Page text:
Valley Metro's newest addition to the Tempe transit landscape, a project called Tempe Streetcar, is still two years from completion. Until then, the ASU community can expect more changes to traffic patterns around campus.
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Tempe’s newest form of public transit is still two years from completion, but residents and ASU students are already feeling the impact of the project’s construction.
Tempe Streetcar is slated to begin service in 2021. The system will transport riders throughout the city in a manner similar to the light rail. What differentiates the project from the light rail system is the fact that the streetcars share the road with vehicles, bicycles and pedestrians.
The system will have 14 stops along a route that begins going West on Rio Salado Parkway, before turning South onto Ash Avenue. It will then run along Mill Street and Apache Boulevard, along the southern edge of ASU’s Tempe campus.
Tempe Streetcar won’t be ready to ride for a while, but students are already feeling the impacts of construction around campus.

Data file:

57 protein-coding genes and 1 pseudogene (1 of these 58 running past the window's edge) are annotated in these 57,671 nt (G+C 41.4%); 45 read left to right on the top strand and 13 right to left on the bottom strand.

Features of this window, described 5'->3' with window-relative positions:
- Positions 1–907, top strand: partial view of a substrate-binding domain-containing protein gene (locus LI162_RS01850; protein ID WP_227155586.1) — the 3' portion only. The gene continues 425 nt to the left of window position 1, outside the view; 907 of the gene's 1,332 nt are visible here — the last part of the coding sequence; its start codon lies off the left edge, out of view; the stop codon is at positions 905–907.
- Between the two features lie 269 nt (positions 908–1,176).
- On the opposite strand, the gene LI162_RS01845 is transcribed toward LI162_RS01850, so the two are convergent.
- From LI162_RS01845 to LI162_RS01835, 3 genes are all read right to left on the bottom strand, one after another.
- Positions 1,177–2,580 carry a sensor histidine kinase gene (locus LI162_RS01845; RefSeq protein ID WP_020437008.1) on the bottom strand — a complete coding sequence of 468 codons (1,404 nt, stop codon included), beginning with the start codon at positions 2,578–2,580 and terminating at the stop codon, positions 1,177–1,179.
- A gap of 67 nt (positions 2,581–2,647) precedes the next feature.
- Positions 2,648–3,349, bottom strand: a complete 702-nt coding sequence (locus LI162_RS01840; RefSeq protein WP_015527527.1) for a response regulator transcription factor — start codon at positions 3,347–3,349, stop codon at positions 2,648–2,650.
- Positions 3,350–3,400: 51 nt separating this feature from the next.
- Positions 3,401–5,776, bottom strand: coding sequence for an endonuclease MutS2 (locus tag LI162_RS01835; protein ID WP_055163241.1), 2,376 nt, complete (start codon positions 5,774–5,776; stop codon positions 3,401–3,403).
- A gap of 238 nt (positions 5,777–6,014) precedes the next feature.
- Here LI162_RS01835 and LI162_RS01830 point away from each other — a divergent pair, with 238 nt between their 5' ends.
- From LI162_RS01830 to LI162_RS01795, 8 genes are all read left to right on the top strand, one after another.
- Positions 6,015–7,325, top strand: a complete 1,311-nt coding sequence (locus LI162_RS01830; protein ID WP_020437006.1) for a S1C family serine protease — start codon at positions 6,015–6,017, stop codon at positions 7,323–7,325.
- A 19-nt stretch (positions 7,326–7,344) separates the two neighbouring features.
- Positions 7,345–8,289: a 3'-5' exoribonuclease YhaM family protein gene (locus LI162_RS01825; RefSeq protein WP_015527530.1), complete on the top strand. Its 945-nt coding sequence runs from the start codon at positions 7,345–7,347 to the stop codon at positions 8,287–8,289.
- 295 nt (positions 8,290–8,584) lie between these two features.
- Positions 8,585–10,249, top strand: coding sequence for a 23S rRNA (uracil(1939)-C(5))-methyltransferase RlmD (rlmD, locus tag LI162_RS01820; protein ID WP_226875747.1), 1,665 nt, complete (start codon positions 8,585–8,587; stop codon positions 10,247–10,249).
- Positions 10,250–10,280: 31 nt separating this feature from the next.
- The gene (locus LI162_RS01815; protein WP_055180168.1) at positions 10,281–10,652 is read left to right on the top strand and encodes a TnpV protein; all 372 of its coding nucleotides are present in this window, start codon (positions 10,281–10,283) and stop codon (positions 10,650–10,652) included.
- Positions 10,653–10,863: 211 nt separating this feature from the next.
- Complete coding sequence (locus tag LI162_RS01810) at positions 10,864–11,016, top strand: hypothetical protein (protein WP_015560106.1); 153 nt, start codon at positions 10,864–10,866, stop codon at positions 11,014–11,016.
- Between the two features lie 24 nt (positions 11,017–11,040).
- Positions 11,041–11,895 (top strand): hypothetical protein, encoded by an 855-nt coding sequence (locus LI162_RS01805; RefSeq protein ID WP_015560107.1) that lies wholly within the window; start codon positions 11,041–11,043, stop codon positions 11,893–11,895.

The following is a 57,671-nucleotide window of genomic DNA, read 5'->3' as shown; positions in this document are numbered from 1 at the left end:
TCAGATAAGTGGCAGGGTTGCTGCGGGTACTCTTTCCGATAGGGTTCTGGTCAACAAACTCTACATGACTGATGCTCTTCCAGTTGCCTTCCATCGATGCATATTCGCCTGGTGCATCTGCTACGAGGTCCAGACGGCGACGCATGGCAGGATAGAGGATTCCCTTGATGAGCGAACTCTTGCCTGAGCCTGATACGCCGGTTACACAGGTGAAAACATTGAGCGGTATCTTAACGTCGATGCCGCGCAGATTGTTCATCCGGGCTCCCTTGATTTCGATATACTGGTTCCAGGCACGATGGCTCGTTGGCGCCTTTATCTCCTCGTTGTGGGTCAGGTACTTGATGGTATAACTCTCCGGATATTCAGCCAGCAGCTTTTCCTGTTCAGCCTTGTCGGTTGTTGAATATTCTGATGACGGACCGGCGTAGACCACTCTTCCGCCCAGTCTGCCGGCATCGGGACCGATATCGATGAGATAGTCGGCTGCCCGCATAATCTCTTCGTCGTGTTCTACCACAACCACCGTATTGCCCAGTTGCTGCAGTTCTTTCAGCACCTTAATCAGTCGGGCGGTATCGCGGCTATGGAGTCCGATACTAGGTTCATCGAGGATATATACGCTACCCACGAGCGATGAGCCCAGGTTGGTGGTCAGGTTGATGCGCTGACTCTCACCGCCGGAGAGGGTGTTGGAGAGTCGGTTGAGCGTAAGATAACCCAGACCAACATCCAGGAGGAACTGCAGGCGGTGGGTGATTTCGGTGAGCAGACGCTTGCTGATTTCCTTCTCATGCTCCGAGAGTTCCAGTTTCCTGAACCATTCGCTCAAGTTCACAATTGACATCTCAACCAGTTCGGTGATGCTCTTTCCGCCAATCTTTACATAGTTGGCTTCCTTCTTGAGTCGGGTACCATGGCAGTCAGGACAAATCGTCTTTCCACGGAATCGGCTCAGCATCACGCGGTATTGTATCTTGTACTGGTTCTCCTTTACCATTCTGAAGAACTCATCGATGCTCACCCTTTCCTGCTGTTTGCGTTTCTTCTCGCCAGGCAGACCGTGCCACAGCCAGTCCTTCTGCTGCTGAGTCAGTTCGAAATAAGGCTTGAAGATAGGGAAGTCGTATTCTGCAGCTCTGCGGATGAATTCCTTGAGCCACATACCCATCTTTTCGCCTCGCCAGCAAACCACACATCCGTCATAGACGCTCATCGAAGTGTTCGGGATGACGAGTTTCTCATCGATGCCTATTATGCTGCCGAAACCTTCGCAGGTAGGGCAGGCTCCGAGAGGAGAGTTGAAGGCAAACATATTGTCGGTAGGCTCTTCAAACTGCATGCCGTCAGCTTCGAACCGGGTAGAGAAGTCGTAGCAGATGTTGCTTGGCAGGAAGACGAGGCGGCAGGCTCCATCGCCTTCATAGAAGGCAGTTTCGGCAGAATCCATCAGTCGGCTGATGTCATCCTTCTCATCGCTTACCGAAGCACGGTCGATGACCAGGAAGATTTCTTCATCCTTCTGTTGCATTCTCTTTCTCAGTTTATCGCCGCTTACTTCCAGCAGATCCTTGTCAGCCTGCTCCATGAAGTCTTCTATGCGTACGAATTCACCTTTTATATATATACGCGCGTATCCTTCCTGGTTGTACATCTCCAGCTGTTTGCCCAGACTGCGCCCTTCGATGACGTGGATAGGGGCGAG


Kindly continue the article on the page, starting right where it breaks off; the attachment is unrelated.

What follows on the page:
Valley Metro is warning drivers that the intersection of Rio Salado Parkway and Ash Avenue will be highly impacted throughout the coming months as the roads are widened and a new traffic circle is installed.
In the same area, the busy intersection of Mill Avenue and Rio Salado Parkway will be closed entirely from October 25th to October 28. The intersection will reopen after that.
However, on the south side of campus, construction will soon begin to focus on building new station platforms, so drivers will begin to see fewer lane restrictions and closures.
While construction continues, Valley Metro offered a few tips on how to keep construction zone traffic flowing smoothly including limiting distractions, such as cell phones and headphones. Also, they suggest allowing extra time for travel in case of delays. And for pedestrians, always use the designated crosswalks, and follow the posted signage.
Andrew Onodera oversees the day-to-day needs of the State Press multimedia department as managing editor. He is also an intern at KPNX-12News and previously worked at the Howard Center for Investigative Journalism.